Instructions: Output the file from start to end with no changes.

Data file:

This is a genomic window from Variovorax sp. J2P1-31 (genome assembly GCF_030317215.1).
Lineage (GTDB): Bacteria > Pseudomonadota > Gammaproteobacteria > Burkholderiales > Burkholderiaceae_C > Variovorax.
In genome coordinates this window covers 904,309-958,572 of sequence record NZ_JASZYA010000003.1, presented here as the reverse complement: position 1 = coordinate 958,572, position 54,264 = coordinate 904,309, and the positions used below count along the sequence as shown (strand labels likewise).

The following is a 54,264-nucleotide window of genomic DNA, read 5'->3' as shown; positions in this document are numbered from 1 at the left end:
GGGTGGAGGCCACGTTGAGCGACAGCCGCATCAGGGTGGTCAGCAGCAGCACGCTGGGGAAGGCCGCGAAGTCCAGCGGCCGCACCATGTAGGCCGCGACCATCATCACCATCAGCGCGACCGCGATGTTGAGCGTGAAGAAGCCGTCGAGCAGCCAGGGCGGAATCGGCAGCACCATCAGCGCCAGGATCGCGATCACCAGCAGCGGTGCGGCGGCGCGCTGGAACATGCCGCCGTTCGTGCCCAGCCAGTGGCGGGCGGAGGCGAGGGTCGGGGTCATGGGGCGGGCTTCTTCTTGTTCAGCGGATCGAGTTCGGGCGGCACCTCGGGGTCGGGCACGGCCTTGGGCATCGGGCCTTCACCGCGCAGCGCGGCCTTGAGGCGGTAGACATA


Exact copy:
This is a genomic window from Variovorax sp. J2P1-31 (genome assembly GCF_030317215.1).
Lineage (GTDB): Bacteria > Pseudomonadota > Gammaproteobacteria > Burkholderiales > Burkholderiaceae_C > Variovorax.
In genome coordinates this window covers 904,309-958,572 of sequence record NZ_JASZYA010000003.1, presented here as the reverse complement: position 1 = coordinate 958,572, position 54,264 = coordinate 904,309, and the positions used below count along the sequence as shown (strand labels likewise).

The following is a 54,264-nucleotide window of genomic DNA, read 5'->3' as shown; positions in this document are numbered from 1 at the left end:
GGGTGGAGGCCACGTTGAGCGACAGCCGCATCAGGGTGGTCAGCAGCAGCACGCTGGGGAAGGCCGCGAAGTCCAGCGGCCGCACCATGTAGGCCGCGACCATCATCACCATCAGCGCGACCGCGATGTTGAGCGTGAAGAAGCCGTCGAGCAGCCAGGGCGGAATCGGCAGCACCATCAGCGCCAGGATCGCGATCACCAGCAGCGGTGCGGCGGCGCGCTGGAACATGCCGCCGTTCGTGCCCAGCCAGTGGCGGGCGGAGGCGAGGGTCGGGGTCATGGGGCGGGCTTCTTCTTGTTCAGCGGATCGAGTTCGGGCGGCACCTCGGGGTCGGGCACGGCCTTGGGCATCGGGCCTTCACCGCGCAGCGCGGCCTTGAGGCGGTAGACATA